Hand-picked beach reads

Carly Kramer

Hang on for a minute...we're trying to find some more stories you might like.


Email This Story






No spring break plans? No problem! Give yourself a mini staycation with a trip to the beach and a New York Times bestseller in hand.

“The Things They Carried” by Tim O’Brien
Genre: Historical Fiction
This classic collection of true war stories is a must-read for history buffs. Tim O’Brien’s recollections of the Vietnam War give us a look at his experience during this trying time in his life. It’s like reading an incredibly well-crafted journal. You could also call this a coming-of-age journey, as the lessons O’Brien learns throughout are charming and memorable.

Carly Kramer
“The House on Mango Street”

“The House on Mango Street” by Sandra Cisneros
Genre: Coming-of-Age
You may or may not have read this in high school, but this feel-good story is always enjoyable. In this book, we meet Esperanza Cordero, a young girl growing up in Chicago. Through a struggle to find her voice and her home, Esperanza develops a love for writing. Thus, we see her life through short stories, making it playfully stylistic. This book is lovely and wholesome and feels like a beautiful spring day.

 

“The Princess Saves Herself in This One”

“The Princess Saves Herself in This One” by Amanda Lovelace
Genre: Poetry
This collection of poetry is something every woman should read. Lovelace’s poems are raw and hit close to home. Divided into four sections, we see the stages of Lovelace’s life through her writing. The poems represent ideas of life lessons, social justice, feminism, love, friendship, and self-acceptance. Though this is a quick read, it is sure to leave a lasting impact on anyone who comes across it.

“In Cold Blood” by Truman Capote
Genre: True Crime, Non-fiction
Who doesn’t love a good murder mystery? This true story depicts the murder of a family that occurred back in 1959. “In Cold Blood” is breathtaking, and has thrilling suspense with a southern gothic flare. If you fancy something spine-chilling this spring break, this book is for you.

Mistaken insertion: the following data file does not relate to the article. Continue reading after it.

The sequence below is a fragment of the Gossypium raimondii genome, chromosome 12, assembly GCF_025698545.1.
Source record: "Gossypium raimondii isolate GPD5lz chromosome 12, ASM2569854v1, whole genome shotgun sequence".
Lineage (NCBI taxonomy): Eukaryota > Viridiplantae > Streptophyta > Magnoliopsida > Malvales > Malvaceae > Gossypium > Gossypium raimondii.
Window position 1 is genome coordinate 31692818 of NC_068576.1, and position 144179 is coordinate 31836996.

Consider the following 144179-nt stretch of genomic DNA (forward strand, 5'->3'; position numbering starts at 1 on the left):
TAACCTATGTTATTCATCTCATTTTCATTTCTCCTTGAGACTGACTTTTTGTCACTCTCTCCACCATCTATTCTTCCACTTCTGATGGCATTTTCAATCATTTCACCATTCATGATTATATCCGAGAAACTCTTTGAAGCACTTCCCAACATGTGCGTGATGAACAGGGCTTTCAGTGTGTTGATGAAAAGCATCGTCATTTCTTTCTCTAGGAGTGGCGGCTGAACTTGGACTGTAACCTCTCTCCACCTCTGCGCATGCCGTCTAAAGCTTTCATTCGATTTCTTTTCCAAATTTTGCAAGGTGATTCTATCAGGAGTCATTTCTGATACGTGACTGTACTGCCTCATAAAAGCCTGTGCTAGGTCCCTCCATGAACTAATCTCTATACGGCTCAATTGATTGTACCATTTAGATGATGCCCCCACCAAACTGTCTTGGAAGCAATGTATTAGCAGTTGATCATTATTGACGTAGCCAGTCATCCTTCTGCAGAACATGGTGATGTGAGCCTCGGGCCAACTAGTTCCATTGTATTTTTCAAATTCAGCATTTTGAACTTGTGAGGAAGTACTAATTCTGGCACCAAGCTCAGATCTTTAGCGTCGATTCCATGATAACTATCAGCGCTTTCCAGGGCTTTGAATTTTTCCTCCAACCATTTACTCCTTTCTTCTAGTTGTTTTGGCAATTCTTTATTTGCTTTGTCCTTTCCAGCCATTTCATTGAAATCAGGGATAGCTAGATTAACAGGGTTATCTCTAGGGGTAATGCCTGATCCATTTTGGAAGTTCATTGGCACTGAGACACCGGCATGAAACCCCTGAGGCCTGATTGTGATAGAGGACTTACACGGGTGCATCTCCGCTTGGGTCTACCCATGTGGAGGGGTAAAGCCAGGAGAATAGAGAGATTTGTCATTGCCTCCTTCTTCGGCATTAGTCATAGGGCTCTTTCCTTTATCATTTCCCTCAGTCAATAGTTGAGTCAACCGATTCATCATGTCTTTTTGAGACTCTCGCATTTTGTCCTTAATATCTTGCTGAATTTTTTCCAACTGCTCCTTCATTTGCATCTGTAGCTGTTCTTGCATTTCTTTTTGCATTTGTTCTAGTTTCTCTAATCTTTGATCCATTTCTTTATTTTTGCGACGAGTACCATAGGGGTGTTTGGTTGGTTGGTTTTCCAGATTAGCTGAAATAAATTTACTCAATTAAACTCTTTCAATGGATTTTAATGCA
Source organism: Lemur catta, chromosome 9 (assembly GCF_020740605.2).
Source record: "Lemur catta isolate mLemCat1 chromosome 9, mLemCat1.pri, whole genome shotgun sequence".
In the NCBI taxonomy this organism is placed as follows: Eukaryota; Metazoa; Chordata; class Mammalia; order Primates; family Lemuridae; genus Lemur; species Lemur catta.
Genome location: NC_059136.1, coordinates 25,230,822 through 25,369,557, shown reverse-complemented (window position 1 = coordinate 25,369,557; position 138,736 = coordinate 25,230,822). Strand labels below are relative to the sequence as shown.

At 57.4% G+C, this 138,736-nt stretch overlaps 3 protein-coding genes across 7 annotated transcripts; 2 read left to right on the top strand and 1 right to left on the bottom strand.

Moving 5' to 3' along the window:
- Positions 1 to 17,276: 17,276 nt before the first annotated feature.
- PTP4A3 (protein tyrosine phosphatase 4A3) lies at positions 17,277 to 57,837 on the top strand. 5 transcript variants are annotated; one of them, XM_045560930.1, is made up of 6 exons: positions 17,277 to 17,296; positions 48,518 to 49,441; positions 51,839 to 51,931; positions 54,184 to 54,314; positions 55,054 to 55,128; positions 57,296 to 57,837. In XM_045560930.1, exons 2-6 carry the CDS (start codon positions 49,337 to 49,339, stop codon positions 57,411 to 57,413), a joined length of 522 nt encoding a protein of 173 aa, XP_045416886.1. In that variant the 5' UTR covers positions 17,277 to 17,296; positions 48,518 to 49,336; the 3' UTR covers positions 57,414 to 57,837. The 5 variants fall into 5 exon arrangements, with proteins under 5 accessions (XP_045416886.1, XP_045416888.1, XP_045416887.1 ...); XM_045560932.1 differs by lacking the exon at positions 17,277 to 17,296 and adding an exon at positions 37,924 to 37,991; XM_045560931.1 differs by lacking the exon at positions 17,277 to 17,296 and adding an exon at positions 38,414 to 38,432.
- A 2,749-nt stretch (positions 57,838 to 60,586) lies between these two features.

“The Disaster Artist” by Greg Sestero and Tom Bissell
Genre: Memoir
“The Disaster Artist” is a comedic look at the making of “The Room”, which is known for being the “Citizen Kane” of bad movies. Anyone who has an interest in films should read this. Consider this book a lesson on how not to make a movie. Despite this, “The Disaster Artist” is a fun look at what went on behind-the-scenes of “The Room”.

Carly Kramer
“As Good As True”

“As Good As True” by Cheryl Reid
Genre: Historical Fiction
From the very beginning, this piece enchants readers with its exquisite language. I was hooked from the first sentence. It’s a longer read, but definitely worth it. This work shows the importance of strength and overcoming your adversities, making it the perfect Spring Break pick-me-up.

“Flux” by Orion Carloto
Genre: Poetry
“Flux” boasts a journalistic style of poetry that makes us remember that heartbreak we’d much rather forget. Carloto’s debut poetry collection is daring and unapologetic and even features excerpts from her journal. This book forewarns that it is best enjoyed “with a warm cup of coffee in hand,” but a margarita will also do, ya know, since it’s Spring Break. All in all, it’s a pleasant read for the hopeless romantic in us all. If you like to cry on the beach, then this book will do the trick.

“Charlotte’s Web” by E.B. White
Genre: Children’s Literature
Hear me out on this one. Yes, this book is at a 3rd-grade reading level. However, I reread it recently and had forgotten how heart-warming this story is. This book is the perfect break from your textbooks for a class that you pretend to read every week. Do yourself a favor. Read “Charlotte’s Web”.